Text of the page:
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Estelle Louise Fletcher (22 July 193423 September 2022; age 88) was the Academy Award-winning, Emmy Award-nominated American actress who played the Bajoran spiritual leader Vedek (later Kai) Winn Adami in fourteen episodes of Star Trek: Deep Space Nine.

A screen legend in her own right, Fletcher was best known for her performance as Nurse Mildred Ratched in One Flew Over the Cuckoo's Nest, which earned her the 1975 Academy Award for Best Actress in a Leading Role. Star Trek: Voyager guest star Brad Dourif was nominated for an Oscar for his performance in the film, while Michael Berryman, Peter Brocco, Christopher Lloyd, and Vincent Schiavelli also had roles. The film featured makeups by Fred Phillips.

Fletcher is one of only six Star Trek performers to have been nominated for a Best Leading Actress Academy Award (the others being Samantha Eggar, Whoopi Goldberg, Jean Simmons, Winona Ryder and Michelle Yeoh) and one of only two (the other being Yeoh) to have won the award.

Life and early career[]

Fletcher was born in Birmingham, Alabama. Both of her parents were deaf, and as a result, she learned sign language at a very early age. Her aunt, who taught her how to speak, also introduced her to acting.

Fletcher attended the University of North Carolina at Chapel Hill, where in 1956 she acted in the Institute of Outdoor Drama. After graduation, she traveled to Los Angeles, working as a receptionist by day and taking acting classes at night. By the end of 1958, she was working regularly in television, and continued to do so for several years.

Fletcher made guest appearances on dozens of popular television series, including Maverick, Wagon Train, and Perry Mason. She also appeared in the second episode of CBS' The Untouchables, which, like Star Trek: The Original Series, was produced by Desilu Studios. She made her film debut with an uncredited role in A Gathering of Eagles (1963, featuring Robert Lansing).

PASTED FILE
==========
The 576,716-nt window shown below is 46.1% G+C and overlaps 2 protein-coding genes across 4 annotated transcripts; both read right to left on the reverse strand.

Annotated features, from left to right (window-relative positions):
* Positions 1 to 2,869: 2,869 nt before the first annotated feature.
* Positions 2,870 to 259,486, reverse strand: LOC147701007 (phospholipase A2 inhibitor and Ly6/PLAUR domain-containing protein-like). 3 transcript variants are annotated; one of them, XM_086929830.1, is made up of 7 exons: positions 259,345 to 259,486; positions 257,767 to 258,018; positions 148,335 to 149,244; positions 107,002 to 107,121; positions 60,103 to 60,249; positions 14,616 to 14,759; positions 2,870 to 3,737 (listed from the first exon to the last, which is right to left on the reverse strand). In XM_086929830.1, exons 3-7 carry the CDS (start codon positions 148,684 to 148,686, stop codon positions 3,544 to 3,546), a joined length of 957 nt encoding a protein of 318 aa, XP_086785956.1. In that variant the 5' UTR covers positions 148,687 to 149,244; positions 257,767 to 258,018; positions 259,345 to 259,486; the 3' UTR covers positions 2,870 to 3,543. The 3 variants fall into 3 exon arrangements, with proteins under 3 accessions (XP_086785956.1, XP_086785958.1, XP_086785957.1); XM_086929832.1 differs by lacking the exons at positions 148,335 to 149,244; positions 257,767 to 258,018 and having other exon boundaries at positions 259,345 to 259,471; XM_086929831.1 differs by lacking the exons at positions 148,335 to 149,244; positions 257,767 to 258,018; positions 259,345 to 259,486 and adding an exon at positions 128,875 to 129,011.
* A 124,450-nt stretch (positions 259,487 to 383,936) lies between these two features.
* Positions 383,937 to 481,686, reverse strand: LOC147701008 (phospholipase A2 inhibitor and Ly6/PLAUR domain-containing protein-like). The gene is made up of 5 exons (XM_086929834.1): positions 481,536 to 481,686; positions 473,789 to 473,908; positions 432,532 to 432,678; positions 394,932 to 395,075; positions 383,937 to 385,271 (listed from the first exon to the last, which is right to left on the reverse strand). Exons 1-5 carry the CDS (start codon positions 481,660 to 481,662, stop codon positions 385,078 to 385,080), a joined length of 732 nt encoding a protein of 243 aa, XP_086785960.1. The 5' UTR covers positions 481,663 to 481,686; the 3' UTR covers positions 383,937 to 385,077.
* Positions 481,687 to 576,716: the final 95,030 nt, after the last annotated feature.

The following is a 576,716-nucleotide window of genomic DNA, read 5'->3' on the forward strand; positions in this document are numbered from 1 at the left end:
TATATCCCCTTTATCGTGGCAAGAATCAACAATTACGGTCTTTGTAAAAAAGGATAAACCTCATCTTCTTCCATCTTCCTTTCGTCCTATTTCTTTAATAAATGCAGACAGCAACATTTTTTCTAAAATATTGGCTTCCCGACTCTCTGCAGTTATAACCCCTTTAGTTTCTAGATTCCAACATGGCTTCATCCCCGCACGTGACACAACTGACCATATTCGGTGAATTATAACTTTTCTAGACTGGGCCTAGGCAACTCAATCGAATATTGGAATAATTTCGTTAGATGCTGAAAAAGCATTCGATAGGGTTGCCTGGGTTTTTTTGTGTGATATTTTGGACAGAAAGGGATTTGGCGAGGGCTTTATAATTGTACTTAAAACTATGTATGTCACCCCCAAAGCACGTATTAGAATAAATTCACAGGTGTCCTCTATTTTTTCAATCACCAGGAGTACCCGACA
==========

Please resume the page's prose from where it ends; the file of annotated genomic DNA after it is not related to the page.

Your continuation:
Following her marriage to producer Jerry Bick in 1960 and subsequent motherhood, Fletcher went on a long hiatus to raise her family, returning in the 70s. Fletcher divorced Bick in 1978 after 18 years of marriage; they have two grown sons.


Fletcher returned to the silver screen when she was cast by legendary director Robert Altman in the 1974 film Thieves Like Us. Her co-stars in this film included Keith Carradine, John Schuck and Bert Remsen.

In January 1975, Fletcher won the role of Nurse Ratched in One Flew Over the Cuckoo's Nest. Five other actresses had turned down the role, and Fletcher was cast only a week before filming began. Not only did Fletcher win the Academy Award for Best Actress for her performance (which was presented to her by Jill Ireland and her husband Charles Bronson), but the film also won Best Picture, as well as three other Oscars. Her portrayal of a cruel, sadistic nurse in a 1950s mental ward, stifling patients' individuality (as well as their recovery), was ranked the fifth greatest screen villain by the American Film Institute. [1]

After winning her Academy Award, Fletcher starred in numerous other film projects, the majority of which feature fellow Star Trek alumni. In 1978, she had a memorable supporting role in The Cheap Detective, co-starring James Cromwell, David Ogden Stiers, Victor Tayback, and Jonathan Banks. The following year, she appeared with her Cuckoo's Nest co-star The Lady in Red (also featuring Dick Miller).